Decide if It's Necessary
First, ask yourself if the impact they cause warrants getting rid of them. If there is little damage, some aphids are okay. Even in our urban environment, aphids have natural predators (such as lady bugs) that will keep the population under control. We actually want some aphids in order to sustain the predators so they can reproduce to eat more aphids! The key here is not to panic if a few aphids are feeding on a tree.
Getting Rid of Aphids
A heavy rainfall usually reduces aphid population. If there is no rain in the forecast, the easiest thing to do is to wash off the aphids with a strong jet of water one morning per week (morning is best, allowing the leaves to dry during the day). Doing it more than once a week helps keep the population down. You can wash leaves when you’re watering your young tree, washing your car, or watering plants.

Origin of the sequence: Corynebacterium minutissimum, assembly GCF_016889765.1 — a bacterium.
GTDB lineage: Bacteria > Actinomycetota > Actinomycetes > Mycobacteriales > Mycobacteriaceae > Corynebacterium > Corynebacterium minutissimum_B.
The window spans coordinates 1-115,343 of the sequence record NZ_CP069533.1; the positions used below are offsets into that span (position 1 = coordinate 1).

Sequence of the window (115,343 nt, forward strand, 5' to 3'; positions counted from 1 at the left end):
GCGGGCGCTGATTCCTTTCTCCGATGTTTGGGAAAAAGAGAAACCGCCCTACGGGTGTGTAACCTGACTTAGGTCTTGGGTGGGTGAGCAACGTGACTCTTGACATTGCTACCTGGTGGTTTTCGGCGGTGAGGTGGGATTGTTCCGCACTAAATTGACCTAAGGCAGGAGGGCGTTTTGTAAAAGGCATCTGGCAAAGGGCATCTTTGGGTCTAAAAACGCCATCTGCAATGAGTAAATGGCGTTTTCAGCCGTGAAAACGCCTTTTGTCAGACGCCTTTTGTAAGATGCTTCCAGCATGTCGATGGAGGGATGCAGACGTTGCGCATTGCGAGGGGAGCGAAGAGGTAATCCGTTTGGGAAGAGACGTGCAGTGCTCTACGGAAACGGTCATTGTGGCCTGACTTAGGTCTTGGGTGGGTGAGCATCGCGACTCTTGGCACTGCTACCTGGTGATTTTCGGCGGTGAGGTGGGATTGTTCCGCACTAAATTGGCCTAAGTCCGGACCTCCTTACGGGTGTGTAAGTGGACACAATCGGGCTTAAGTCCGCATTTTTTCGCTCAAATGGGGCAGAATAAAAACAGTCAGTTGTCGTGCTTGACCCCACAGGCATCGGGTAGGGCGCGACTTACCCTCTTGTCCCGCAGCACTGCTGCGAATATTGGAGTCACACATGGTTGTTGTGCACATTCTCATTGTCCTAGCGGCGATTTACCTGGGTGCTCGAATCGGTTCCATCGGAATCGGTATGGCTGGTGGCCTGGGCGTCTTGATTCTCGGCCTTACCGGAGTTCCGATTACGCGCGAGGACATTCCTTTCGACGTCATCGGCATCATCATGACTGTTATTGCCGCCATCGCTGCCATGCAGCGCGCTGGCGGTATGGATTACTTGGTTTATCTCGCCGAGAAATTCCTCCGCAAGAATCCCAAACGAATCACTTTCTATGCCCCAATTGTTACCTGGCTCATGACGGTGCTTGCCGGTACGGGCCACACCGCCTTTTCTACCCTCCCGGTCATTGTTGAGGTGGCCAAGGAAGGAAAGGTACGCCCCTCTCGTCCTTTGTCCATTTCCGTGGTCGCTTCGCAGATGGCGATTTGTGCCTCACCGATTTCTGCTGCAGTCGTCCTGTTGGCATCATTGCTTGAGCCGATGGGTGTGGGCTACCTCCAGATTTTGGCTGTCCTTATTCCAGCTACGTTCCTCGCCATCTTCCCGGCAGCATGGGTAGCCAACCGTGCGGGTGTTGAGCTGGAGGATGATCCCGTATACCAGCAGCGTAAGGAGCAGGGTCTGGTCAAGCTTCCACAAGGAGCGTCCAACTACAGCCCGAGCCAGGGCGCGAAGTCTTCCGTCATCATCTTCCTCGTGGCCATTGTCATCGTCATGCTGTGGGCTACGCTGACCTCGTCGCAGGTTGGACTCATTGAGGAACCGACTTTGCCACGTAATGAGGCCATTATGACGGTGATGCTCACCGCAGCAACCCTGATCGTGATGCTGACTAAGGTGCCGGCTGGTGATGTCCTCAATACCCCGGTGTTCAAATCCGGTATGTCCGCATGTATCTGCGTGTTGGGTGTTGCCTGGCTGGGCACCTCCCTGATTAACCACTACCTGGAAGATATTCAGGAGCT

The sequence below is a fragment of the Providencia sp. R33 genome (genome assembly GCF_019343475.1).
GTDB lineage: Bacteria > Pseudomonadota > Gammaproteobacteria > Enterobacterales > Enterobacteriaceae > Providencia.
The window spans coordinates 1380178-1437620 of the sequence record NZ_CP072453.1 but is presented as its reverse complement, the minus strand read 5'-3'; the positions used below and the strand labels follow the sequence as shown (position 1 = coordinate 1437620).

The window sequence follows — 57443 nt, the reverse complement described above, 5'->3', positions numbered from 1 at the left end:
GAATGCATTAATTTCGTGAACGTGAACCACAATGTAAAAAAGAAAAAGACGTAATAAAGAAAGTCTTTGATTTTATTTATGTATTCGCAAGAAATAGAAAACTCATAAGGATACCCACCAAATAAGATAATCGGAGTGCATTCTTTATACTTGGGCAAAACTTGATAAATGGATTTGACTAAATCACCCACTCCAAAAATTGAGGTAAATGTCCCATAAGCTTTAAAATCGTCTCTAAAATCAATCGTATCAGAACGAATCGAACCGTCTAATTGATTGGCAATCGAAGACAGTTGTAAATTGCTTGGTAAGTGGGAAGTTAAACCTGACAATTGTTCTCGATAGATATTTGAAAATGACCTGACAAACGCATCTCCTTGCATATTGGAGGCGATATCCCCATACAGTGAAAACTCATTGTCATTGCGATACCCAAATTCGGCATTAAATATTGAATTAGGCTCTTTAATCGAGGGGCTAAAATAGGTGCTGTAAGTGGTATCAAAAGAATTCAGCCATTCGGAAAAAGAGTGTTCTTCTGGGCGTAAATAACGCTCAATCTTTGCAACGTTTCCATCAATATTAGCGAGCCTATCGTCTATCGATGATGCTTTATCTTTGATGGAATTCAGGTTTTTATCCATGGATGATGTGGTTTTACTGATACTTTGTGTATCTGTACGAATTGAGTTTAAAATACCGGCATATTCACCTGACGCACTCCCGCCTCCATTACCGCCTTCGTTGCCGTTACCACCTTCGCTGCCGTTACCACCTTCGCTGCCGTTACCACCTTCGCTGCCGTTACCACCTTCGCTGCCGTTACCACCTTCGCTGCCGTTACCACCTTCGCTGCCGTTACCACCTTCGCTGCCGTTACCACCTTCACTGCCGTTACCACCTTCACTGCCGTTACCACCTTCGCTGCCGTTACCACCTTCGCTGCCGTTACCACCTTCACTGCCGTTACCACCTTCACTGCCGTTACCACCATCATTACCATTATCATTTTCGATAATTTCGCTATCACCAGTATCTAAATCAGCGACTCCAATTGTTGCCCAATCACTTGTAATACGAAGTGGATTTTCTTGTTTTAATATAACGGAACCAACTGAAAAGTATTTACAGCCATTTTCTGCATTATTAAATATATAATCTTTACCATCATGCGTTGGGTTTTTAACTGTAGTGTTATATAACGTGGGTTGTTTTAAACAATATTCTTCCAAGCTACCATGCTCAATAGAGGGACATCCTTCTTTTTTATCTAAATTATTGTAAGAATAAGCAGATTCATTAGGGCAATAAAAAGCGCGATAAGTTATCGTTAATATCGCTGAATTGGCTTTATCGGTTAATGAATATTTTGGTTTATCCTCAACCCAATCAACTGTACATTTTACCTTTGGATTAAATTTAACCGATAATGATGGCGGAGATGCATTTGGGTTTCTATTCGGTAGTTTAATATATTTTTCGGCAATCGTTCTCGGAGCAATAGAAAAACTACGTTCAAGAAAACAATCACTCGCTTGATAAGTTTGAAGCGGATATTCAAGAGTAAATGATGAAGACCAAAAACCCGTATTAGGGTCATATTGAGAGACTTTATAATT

If aphids are causing sufficient damage to warrant further treatment, or if washing with plain water has not worked, we suggest one of two insecticides. Always follow manufacturer’s application instructions:
- Neem Oil - Works quickly by suffocating the aphids. Also serves as a repellent and a fungicide. Local nurseries carry neem-based insecticides.
- Safer Insecticidal Soap - A contact insecticide that is fully biodegradable. It works by smothering rather than poisoning.
Keep in mind, using a broad spectrum insecticide will kill ladybugs, lacewings, parasitic wasps, and other beneficial insects that feed on aphids.